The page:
The number of people hospitalised, which peaked at 6,869 on 1 February, has been decreasing since then, and now stands at 488, 16 less than on Tuesday, the first time since September 19, 2020.
From Tuesday to today, three more people have been admitted to intensive care units, where 116 patients with covid-19 are now.
In the last 24 hours, there were three more deaths attributed to covid-19.
Health authorities now have 825,031 contacts under surveillance, 945 more than on Tuesday, and in the last 24 hours, 757 people have been recovered, totalling 782,294 since the start of the pandemic.
Today there are 97 fewer active cases, reaching 25,847.
Since the beginning of the pandemic, in March 2020, 825,031 cases of infection with the new coronavirus have been diagnosed in Portugal and 16,890 people have died with covid-19.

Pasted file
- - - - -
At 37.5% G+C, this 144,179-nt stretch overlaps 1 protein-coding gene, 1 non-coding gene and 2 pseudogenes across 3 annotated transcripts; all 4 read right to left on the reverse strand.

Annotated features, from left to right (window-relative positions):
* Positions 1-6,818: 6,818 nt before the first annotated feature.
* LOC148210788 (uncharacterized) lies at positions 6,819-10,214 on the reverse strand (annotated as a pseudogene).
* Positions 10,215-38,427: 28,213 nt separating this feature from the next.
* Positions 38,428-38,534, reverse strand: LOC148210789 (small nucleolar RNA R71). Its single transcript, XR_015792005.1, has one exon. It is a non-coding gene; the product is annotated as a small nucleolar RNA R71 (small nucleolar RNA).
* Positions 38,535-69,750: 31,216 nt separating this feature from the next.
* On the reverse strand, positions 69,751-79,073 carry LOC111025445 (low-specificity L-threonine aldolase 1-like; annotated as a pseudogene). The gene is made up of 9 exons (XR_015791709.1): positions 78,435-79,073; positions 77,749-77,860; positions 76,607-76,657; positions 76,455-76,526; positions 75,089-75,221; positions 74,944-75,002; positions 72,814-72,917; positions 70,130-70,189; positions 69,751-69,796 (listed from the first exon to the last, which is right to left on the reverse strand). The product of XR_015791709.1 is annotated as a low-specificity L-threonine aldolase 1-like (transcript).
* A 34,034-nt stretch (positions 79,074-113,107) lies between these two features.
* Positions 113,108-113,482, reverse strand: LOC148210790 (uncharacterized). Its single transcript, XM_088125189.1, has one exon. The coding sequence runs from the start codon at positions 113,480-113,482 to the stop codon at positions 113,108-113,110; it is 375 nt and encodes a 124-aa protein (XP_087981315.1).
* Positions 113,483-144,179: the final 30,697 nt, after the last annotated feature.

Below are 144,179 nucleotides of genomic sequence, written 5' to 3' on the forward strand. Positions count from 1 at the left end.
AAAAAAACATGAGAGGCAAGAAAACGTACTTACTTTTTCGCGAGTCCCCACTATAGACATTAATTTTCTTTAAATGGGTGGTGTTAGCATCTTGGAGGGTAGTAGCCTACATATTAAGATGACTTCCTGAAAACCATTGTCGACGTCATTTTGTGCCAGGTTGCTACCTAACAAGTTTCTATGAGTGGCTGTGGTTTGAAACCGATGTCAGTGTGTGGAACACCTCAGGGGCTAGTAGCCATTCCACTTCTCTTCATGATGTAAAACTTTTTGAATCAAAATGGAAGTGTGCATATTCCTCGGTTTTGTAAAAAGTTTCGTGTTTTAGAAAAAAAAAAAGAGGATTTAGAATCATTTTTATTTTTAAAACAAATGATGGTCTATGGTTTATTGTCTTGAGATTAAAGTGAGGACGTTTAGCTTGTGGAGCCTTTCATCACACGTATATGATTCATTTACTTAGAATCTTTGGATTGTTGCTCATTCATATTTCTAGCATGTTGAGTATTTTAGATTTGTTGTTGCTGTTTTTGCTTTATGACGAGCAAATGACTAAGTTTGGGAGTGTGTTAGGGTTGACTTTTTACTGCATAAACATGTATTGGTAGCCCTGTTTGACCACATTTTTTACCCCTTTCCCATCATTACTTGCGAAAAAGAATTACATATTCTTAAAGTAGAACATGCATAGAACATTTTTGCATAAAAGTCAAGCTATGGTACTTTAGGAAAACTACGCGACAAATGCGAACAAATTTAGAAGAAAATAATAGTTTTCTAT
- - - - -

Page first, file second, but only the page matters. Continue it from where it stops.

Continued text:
Most cases in the last 24 hours have been diagnosed in Lisbon and the Tagus Valley, where 312,799 people have already been infected.
In the North, 182 more cases were recorded (331,604 in total), in the Centro region plus 71 (117,531 since March 2020), in the Algarve 46 new cases (total of 20,926), in Alentejo 32 (29,261), plus 42 cases in the Azores (total of 4,167) and 28 new infections in Madeira (8,743 in total).
The three deaths in the last 24 hours took place in the region of Lisbon and Vale do Tejo, where since the beginning of the pandemic, 7,158 people died with covid-19.
Since March last year, 5,309 deaths have been attributed to the covid-19 in the North, 3,002 in the Center, 970 in the Alentejo, 354 in the Algarve, 68 in Madeira and 29 in the Azores.
SARS-CoV-2 has already infected at least 450,860 women and 373,881 men in Portugal, with 290 cases of unknown sex under investigation, since these data are not provided automatically.
Most of the confirmed cases of contagion occurred in the age group between 40 and 49 years old.
Since the beginning of the pandemic, 8,870 men and 8,020 women with covid-19 have died.
The majority of fatal cases of covid-19 occurred in the age group above 80 years.